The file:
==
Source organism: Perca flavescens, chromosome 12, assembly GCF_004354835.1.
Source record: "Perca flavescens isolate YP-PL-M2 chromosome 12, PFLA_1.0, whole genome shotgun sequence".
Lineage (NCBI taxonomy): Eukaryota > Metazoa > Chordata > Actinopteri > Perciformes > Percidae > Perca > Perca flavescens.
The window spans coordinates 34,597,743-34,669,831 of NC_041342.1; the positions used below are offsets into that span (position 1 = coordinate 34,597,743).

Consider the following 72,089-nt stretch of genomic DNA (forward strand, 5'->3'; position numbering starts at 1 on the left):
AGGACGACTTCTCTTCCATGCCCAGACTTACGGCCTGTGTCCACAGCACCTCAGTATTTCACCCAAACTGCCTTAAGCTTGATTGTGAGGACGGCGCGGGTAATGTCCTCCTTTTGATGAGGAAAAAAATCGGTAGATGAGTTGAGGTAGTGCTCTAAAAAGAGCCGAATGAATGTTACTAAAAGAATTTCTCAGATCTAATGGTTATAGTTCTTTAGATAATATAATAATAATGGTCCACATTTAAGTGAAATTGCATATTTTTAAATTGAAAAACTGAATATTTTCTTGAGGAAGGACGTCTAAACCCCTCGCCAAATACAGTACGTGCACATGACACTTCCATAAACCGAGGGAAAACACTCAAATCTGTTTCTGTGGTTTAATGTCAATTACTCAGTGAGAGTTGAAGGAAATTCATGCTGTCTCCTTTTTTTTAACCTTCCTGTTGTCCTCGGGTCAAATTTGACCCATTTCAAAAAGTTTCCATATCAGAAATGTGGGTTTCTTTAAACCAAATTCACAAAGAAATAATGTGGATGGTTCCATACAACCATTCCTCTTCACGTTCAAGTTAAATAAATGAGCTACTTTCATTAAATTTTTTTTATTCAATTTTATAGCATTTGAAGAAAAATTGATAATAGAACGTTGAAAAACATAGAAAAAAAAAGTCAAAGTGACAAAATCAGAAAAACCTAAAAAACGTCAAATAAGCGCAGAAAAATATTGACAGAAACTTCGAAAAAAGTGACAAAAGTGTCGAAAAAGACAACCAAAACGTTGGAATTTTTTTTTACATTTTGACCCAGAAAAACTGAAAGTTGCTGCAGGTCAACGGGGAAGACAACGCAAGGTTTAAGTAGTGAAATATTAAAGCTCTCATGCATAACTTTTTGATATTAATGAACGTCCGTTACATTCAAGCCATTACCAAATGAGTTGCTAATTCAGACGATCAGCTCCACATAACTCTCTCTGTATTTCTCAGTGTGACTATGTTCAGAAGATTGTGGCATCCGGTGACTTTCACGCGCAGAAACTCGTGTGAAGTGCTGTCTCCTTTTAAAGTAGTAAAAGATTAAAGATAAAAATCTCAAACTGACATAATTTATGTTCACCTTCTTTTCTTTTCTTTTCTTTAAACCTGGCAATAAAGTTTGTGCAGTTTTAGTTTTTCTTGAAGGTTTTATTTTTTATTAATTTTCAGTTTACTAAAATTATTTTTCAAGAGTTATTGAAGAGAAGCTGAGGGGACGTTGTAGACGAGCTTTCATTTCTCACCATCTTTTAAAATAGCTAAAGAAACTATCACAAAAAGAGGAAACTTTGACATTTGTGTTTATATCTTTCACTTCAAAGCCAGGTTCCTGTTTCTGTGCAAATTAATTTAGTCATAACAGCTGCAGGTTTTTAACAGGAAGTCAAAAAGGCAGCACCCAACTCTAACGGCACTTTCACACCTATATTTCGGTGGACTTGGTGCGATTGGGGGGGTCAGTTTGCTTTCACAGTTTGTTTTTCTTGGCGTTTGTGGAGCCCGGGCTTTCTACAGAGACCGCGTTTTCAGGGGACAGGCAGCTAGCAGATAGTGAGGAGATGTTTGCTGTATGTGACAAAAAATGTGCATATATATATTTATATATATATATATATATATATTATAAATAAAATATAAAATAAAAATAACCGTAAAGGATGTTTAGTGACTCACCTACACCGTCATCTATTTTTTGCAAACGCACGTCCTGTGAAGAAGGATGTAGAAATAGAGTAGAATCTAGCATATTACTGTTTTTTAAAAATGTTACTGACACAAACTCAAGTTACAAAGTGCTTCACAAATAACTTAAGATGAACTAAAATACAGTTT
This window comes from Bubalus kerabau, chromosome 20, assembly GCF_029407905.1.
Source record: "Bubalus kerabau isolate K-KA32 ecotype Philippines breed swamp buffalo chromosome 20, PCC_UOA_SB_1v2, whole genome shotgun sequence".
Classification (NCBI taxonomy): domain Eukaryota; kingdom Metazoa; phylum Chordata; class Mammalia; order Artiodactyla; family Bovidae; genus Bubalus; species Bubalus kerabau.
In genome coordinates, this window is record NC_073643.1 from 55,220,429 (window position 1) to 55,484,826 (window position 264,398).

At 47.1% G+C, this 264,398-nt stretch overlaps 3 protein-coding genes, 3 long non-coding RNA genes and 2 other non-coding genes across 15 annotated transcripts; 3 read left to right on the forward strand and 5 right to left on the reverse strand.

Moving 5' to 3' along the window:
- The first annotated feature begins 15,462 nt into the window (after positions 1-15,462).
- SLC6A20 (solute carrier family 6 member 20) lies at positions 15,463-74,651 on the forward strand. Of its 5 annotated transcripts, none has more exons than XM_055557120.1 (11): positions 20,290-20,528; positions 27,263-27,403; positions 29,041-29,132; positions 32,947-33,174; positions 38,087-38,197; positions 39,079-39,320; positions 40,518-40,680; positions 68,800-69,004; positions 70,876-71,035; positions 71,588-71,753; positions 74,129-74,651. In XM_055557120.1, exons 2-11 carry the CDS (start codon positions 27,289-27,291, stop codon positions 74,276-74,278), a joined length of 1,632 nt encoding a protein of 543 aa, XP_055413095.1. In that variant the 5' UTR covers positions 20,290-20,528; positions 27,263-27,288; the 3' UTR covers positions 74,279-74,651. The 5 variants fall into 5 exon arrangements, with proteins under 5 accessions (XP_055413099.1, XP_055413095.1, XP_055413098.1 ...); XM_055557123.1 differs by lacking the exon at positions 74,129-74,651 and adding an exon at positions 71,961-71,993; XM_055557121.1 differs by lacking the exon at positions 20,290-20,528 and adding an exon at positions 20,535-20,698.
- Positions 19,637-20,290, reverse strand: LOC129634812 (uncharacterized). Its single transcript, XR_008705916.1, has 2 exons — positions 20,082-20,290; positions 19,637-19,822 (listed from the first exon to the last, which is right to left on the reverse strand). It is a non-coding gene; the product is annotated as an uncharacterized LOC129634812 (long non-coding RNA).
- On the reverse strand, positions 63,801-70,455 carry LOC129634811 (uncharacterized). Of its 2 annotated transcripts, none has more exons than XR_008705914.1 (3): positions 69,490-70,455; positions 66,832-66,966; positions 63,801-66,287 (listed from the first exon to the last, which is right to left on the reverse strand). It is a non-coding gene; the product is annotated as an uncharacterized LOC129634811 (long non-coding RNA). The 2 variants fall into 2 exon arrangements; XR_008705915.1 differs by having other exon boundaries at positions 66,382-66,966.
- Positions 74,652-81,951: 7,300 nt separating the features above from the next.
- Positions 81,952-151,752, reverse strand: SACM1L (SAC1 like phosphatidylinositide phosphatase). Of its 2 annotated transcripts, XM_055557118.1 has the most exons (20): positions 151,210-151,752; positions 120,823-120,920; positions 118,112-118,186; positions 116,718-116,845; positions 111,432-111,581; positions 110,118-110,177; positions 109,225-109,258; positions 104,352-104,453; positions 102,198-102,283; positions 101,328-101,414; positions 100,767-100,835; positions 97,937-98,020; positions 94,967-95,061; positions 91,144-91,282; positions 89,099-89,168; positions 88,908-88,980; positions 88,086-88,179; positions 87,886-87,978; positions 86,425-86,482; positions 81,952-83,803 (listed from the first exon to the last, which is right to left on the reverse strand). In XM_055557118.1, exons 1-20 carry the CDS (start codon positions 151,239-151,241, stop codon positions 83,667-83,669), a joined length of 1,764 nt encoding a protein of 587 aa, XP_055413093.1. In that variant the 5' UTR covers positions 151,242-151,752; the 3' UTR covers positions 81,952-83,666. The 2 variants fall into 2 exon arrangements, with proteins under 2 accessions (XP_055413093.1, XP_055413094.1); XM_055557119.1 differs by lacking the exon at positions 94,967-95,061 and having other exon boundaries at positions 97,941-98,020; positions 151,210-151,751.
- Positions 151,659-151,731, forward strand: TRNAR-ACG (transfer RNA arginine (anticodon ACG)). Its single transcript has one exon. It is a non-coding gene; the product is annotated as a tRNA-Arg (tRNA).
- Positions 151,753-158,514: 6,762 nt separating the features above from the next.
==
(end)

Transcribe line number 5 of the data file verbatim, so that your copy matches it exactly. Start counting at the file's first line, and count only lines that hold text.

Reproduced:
Consider the following 72,089-nt stretch of genomic DNA (forward strand, 5'->3'; position numbering starts at 1 on the left):